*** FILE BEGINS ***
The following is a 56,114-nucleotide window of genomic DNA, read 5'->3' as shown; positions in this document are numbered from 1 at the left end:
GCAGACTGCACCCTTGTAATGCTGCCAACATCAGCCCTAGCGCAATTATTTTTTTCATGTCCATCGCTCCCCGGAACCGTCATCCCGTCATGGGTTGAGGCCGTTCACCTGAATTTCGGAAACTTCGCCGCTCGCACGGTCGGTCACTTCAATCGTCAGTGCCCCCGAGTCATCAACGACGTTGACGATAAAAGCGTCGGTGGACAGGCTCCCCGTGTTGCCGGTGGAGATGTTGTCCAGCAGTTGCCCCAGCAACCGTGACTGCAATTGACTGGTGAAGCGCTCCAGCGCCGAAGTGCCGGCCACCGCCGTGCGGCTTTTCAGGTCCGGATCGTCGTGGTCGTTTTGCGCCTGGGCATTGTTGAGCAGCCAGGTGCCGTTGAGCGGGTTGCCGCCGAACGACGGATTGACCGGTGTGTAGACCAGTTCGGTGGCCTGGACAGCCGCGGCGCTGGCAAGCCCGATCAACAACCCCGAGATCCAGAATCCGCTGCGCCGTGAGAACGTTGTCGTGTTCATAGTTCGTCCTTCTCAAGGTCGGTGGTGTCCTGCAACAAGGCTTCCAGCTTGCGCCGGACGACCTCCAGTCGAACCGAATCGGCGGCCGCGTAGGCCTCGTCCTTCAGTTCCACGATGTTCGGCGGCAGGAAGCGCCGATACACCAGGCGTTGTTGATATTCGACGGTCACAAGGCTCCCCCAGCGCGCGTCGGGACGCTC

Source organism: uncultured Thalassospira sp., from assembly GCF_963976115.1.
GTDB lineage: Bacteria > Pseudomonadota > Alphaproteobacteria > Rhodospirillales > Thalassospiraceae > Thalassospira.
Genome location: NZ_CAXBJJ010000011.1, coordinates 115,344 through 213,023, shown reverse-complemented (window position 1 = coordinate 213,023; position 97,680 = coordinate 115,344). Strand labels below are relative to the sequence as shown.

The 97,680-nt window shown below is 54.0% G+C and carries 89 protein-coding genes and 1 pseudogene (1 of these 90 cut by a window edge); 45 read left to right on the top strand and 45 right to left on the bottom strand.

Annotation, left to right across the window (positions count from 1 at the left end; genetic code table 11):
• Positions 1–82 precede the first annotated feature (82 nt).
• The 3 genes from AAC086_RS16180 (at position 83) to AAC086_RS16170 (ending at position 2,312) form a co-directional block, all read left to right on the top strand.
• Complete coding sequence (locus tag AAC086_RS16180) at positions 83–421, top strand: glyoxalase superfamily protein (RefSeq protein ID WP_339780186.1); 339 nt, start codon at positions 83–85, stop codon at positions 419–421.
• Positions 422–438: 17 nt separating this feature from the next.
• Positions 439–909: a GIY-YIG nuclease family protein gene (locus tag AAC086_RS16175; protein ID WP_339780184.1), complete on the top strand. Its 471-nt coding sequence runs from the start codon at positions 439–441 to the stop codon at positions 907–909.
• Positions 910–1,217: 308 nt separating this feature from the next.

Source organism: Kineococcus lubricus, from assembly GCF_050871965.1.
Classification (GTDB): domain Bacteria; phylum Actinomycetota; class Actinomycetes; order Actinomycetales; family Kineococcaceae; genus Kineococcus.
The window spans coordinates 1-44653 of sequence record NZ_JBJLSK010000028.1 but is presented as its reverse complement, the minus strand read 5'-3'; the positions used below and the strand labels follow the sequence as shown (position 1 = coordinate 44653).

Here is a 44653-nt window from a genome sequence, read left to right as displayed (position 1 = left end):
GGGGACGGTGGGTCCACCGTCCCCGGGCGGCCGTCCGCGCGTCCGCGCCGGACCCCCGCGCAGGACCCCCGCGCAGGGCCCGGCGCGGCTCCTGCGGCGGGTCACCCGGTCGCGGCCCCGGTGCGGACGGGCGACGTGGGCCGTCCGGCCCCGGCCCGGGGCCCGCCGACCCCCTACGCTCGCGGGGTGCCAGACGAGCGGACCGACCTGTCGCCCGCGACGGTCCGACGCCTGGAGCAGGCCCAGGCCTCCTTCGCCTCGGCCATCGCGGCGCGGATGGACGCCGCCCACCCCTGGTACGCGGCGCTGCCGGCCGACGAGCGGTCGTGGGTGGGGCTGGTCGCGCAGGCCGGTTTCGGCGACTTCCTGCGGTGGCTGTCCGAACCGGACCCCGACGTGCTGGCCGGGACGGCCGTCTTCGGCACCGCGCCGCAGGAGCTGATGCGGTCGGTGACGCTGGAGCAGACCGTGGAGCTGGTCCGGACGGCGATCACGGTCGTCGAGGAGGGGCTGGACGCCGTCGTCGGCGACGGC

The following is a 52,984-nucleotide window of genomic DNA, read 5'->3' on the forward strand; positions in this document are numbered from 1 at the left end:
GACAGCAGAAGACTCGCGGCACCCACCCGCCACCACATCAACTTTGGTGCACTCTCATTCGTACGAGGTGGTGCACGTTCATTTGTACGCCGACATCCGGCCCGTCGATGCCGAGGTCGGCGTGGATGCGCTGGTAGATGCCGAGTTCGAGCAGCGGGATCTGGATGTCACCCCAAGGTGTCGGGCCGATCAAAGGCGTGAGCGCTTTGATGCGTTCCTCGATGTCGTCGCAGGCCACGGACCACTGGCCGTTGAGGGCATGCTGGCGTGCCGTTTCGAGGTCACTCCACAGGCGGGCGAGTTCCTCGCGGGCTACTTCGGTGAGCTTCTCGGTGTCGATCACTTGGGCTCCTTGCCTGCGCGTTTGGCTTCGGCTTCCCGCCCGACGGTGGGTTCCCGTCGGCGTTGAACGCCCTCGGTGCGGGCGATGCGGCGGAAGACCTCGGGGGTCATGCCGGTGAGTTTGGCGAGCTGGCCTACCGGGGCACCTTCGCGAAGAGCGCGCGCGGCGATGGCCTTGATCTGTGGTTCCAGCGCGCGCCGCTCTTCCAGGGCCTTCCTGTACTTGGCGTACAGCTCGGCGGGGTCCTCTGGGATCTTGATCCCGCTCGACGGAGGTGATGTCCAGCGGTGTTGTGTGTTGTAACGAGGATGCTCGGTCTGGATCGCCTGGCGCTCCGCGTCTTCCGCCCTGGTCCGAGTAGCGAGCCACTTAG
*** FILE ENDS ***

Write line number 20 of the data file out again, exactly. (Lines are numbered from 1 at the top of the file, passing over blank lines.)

GACAGCAGAAGACTCGCGGCACCCACCCGCCACCACATCAACTTTGGTGCACTCTCATTCGTACGAGGTGGTGCACGTTCATTTGTACGCCGACATCCGGCCCGTCGATGCCGAGGTCGGCGTGGATGCGCTGGTAGATGCCGAGTTCGAGCAGCGGGATCTGGATGTCACCCCAAGGTGTCGGGCCGATCAAAGGCGTGAGCGCTTTGATGCGTTCCTCGATGTCGTCGCAGGCCACGGACCACTGGCCGTTGAGGGCATGCTGGCGTGCCGTTTCGAGGTCACTCCACAGGCGGGCGAGTTCCTCGCGGGCTACTTCGGTGAGCTTCTCGGTGTCGATCACTTGGGCTCCTTGCCTGCGCGTTTGGCTTCGGCTTCCCGCCCGACGGTGGGTTCCCGTCGGCGTTGAACGCCCTCGGTGCGGGCGATGCGGCGGAAGACCTCGGGGGTCATGCCGGTGAGTTTGGCGAGCTGGCCTACCGGGGCACCTTCGCGAAGAGCGCGCGCGGCGATGGCCTTGATCTGTGGTTCCAGCGCGCGCCGCTCTTCCAGGGCCTTCCTGTACTTGGCGTACAGCTCGGCGGGGTCCTCTGGGATCTTGATCCCGCTCGACGGAGGTGATGTCCAGCGGTGTTGTGTGTTGTAACGAGGATGCTCGGTCTGGATCGCCTGGCGCTCCGCGTCTTCCGCCCTGGTCCGAGTAGCGAGCCACTTAG